Given vector of weights D eligibility trace vector e(s).

1.) Evaluate board positions using the neural network. Choose the move with the highest (lowest as black) evaluation. Move.

2.) If this is the end of the game:

      Backprop, with reward of 1 or 0 depending on whether white won or lost.

3.) Else if this was not the first move, then:

      a) Evaluate board.

      b) Calculate error between current evaluation and previous evaluation.

      c) Backprop, using the current evaluation as desired output and the board position previous to the current move as the input.



Backpropagation procedure:

Given an input vector V and a desired output O.

1) Calculate error E between the network's output on V and the desired output O.

2) e(s) = (lambda)*e(s) + grad(V)

3) V = V + (alpha)*error(n)*e(s)

      where error(n) is:

      For the weight between hidden node i and the output node,       error(i)=E*activation(i)*weight(i)

      For the weigth between input node j and hidden node i,       error(j,i)=error(i)*activation(j)*weight(j,i)


The application of temporal difference learning to game playing has a fairly long history, from Samuel's checkers player through Tesauro's original TD-Gammon program, providing an excellent theoretical framework for our work. Though closely following Tesauro's work to capitalize on this history, our program nonetheless deviates in certain areas to reduce the complexity (or solve difficulties that arose in training). The first of these comes form the evaluations created by the network- while Tesauro expected the network to produce different evaluations based on which player it was evaluating for, our network always evaluates to find white's chance of winning- the external framework takes care of using the highest value for white's move and the lowest for black's. This proved to be the solution to an initial difficulty that was revealed when the network quickly saturated to a middle value (approximately 0.5) regardless of the input board position.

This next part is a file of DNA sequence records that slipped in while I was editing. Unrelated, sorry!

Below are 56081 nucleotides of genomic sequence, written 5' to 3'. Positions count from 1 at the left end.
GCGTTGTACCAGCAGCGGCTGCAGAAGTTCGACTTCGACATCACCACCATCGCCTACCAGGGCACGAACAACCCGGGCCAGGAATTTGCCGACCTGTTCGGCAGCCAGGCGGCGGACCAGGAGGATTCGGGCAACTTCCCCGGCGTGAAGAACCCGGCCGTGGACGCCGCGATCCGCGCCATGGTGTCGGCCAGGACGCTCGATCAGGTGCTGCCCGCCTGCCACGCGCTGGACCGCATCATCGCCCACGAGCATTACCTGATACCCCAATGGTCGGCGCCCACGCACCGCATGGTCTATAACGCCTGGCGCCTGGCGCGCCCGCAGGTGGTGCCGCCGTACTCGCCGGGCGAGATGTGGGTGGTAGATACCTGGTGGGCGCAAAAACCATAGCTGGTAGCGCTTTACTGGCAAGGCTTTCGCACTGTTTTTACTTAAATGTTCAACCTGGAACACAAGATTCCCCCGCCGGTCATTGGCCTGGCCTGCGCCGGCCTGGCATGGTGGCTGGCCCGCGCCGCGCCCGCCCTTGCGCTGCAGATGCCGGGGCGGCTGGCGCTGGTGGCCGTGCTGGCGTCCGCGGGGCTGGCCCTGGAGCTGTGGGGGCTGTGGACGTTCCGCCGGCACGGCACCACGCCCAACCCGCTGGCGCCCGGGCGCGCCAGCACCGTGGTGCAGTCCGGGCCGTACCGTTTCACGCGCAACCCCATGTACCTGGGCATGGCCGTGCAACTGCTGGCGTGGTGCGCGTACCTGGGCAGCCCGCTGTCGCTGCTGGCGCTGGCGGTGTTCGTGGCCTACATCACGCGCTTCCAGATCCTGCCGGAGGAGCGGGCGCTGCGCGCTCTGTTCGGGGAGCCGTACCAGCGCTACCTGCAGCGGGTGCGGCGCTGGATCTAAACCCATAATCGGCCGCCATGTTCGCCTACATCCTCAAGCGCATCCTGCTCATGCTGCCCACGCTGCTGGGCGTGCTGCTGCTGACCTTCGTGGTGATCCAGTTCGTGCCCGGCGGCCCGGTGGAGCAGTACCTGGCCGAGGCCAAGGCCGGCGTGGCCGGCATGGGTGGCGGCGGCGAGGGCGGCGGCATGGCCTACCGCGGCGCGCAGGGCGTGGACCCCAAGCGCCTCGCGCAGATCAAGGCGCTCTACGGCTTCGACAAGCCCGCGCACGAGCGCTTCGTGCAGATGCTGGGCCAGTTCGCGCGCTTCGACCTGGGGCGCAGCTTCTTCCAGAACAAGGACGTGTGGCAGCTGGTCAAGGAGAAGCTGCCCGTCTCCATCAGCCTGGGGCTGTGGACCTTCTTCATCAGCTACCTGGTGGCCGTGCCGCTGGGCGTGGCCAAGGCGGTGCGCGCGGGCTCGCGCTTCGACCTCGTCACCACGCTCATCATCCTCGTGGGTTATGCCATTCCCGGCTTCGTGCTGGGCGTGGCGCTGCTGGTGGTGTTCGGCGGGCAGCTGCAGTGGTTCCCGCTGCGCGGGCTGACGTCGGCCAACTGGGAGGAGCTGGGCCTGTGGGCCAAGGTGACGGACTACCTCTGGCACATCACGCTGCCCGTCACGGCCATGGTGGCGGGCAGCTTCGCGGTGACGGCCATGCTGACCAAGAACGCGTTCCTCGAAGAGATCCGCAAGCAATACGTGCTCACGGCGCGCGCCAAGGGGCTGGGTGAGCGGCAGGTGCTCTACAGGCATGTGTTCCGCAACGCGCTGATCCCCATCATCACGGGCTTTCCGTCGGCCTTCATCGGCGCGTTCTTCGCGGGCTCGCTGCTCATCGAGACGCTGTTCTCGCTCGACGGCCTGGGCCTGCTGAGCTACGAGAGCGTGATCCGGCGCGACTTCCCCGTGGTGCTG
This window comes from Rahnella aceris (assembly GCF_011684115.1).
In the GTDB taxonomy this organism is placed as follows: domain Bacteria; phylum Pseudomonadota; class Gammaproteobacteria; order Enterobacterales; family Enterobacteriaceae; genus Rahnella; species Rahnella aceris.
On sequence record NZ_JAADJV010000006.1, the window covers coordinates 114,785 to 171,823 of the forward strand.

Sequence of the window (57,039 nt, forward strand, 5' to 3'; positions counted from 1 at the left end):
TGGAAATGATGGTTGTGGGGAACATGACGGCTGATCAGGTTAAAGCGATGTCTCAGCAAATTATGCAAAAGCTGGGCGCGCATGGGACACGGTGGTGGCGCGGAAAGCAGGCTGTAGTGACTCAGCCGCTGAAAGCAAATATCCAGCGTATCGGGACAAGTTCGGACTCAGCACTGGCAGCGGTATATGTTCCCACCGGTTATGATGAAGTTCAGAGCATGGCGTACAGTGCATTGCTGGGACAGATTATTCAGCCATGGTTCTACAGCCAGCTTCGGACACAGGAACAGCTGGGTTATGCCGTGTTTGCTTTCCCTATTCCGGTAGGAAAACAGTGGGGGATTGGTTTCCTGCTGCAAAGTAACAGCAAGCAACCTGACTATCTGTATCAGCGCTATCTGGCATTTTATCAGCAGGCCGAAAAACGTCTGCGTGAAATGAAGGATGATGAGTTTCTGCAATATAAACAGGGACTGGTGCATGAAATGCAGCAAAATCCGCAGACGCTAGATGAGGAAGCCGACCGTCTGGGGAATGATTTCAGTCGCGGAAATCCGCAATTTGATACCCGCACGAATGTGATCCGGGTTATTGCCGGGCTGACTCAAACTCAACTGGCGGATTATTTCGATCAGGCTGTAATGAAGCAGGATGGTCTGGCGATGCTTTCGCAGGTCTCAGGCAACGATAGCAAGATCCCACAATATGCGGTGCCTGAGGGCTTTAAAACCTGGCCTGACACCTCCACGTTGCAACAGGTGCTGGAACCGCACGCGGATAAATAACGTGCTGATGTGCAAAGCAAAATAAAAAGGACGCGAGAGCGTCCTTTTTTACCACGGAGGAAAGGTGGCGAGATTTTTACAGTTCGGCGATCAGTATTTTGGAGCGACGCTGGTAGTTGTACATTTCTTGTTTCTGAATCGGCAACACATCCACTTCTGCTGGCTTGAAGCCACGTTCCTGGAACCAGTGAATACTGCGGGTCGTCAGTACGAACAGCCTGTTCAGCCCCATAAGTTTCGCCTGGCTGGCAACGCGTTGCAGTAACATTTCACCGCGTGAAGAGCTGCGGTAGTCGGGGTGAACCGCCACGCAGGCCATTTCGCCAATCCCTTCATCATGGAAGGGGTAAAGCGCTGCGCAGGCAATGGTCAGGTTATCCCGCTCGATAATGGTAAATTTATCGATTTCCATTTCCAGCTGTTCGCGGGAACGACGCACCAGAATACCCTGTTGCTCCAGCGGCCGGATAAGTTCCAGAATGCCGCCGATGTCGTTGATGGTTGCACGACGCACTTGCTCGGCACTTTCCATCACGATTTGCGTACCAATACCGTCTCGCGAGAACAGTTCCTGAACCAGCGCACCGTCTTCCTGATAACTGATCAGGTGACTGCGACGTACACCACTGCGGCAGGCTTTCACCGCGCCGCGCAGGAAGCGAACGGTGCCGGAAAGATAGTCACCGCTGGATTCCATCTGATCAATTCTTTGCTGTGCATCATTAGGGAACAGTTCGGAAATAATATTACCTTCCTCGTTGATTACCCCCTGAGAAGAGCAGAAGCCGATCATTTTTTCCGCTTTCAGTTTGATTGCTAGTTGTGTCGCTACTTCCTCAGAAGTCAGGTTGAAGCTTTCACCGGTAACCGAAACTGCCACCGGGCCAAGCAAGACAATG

The implementation of the full eligibility trace algorithm (initial tests used only an approximation) lead to the first networks that matched the results previous work indicated that the network should produce. Subjective evidence of learning was apparent as early as 20,000 games into training, and the network was able to beat the authors consistently by 90,000 games. Testing against implementations with the eligibility trace approximation showed the new network winning over 85% of the games.



3.1 Methodology


The goal of the project was, of course, the creation of a program that could achieve competency in playing backgammon. We chose two ways of evaluating our networks performance at this task: comparison with human expert moves on a set of board positions, and evidence of learning through testing the network against less-trained versions of the weight data. As described above, the program went through several iterations before the current, and relative best, design was found. It is interesting to note that many of the issues with earlier designs are directly attributable to faults in the random number generators initially used in playing the games; that is, networks trained using the standard C library's rand() function performed noticeably worse than networks trained using a random number generator with a longer period.  It is likely that a portion of the poor performance of our initial approximation to TD(l) can be explained by this, though we did not discover the problem until we had moved to the full implementation of the algorithm and therefore cannot provide more than circumstantial evidence for this.